Halfdanr Svarti lived approximately between the years 810 and 860. Since Harald became king somewhere around 862, we can assume that either Vestfold – a county in Norway that Halfdan ruled over – remained without a king for two years, or that historical sources might be a bit off. I’m inclined towards the latter, seeing as Harald might have not even existed.
Halfdan’s nickname came from his pitch black hair colour. You will notice that History Channel didn’t pay particular attention to this detail. As to why, it beats me.
Halfdan apparently had not just one but two sons called Harald. He must have been rather fond of the name. The first Harald, the son of Ragnhild, fell ill and died soon after his mother. Halfdan, determined to have a son called Harald, tried again with his second wife, also named Ragnhild. This time his plan worked better, as evidenced by the first part of this post.
Multiple sources confirm that Halfdan died when his horse and sleigh broke through the ice over the lake Randsfjorden in Norway. According to Heimskringla, each of the districts of his kingdom wanted a piece of Halfdan. This is not a metaphor. As a result of their desires, his body was divided into four parts, each of them buried at a different spot, all of them called Halvdanshaugen (Halfdan’s Mound). Other sources don’t indicate such greed for poor Halfdan’s body parts, instead informing us that he was buried in just one mound at Stein in Ringerike. Personally I’d be inclined towards Heimskringla version, seeing as Halfdan was a bit fan of multiplicity.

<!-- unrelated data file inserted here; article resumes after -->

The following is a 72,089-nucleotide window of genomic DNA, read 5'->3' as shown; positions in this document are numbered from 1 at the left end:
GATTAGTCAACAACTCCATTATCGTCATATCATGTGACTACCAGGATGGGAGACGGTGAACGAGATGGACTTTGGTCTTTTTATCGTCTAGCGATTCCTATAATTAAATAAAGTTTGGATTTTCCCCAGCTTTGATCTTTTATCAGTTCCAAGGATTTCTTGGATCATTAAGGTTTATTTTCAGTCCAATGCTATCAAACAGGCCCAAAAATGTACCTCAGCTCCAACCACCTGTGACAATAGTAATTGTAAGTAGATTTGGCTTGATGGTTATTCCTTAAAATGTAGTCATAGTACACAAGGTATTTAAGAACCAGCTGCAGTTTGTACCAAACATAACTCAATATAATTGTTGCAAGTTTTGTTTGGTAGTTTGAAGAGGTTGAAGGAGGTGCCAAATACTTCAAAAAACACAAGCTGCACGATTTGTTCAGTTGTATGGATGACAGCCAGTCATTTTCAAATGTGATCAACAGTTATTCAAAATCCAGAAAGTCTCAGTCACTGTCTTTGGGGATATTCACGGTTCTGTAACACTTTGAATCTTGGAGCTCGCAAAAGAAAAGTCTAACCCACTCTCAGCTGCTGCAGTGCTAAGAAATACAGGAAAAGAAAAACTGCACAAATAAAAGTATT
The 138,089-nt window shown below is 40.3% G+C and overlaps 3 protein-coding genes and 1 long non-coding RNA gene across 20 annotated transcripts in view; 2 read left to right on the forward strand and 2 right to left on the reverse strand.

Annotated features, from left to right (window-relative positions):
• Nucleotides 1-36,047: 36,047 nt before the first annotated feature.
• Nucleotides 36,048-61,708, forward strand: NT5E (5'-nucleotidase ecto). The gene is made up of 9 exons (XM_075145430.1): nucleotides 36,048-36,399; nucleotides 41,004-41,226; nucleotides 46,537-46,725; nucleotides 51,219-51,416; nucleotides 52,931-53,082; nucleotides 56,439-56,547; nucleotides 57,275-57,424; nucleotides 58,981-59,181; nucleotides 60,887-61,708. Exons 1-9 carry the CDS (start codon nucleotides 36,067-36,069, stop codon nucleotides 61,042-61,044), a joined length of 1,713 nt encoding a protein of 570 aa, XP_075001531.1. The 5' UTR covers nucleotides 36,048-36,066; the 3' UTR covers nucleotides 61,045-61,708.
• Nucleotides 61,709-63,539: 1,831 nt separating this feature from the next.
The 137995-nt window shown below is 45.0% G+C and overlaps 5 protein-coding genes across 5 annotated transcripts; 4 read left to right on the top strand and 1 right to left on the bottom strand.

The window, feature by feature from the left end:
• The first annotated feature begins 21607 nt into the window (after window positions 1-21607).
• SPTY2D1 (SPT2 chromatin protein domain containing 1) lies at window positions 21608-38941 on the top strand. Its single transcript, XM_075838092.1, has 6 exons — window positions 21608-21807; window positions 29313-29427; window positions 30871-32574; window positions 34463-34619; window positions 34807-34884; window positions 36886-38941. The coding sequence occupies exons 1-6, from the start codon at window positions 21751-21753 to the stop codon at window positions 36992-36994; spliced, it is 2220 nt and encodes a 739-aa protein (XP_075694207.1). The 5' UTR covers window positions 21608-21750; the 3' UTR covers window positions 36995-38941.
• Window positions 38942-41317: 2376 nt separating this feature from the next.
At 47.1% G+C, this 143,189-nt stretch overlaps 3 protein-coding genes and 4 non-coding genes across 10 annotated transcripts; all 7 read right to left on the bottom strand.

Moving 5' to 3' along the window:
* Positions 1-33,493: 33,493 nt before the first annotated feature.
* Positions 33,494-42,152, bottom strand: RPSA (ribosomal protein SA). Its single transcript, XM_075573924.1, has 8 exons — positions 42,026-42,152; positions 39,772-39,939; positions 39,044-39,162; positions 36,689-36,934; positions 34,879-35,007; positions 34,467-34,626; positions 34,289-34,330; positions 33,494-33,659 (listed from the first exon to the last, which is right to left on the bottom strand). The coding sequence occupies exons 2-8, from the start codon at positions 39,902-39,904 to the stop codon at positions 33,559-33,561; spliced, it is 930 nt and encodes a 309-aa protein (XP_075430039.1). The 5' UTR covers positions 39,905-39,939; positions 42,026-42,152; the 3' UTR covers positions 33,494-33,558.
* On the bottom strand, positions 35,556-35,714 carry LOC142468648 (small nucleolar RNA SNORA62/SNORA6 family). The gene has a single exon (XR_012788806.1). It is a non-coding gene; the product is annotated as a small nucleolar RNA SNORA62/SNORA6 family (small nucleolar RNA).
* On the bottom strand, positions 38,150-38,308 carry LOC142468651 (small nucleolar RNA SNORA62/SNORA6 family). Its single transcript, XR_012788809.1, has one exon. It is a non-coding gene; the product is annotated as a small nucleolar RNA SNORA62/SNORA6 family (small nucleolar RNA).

(Coincidentally, and this really is a digression, my uncle had four wives, each of them called Ula. This made our family’s life easier when one of his wives picked up the phone and we weren’t sure if it was the same one as the last time. Perhaps my uncle is a descendant of Halfdan The Black.)
Harald and Lagertha
The trailers for the second part of season 5 of Vikings show Harald and Lagertha not being particularly friendly towards each other. Harald’s potential lifespan was 852-933 (more or less). Depending on the sources, Lagertha might have been worshipped by and eventually married to Harald. The small problem is that Lagertha also appears in sagas of the 6th century, where she is married to a king called…Halfdan.
I think I’ll finish here so you can get some mead and/or lie down with a cold compress on your head…
Stories of the Vikings by Mary McGregor
Heimskringla by Snorri Sturluson
The Early Kings of Norway, the Issue of Agnatic Succession, and the Settlement of Iceland by Sverrir Jakobsson
The History of Iceland by Gunnar Karlsson
All photographs except where indicated are promotional materials by History Channel.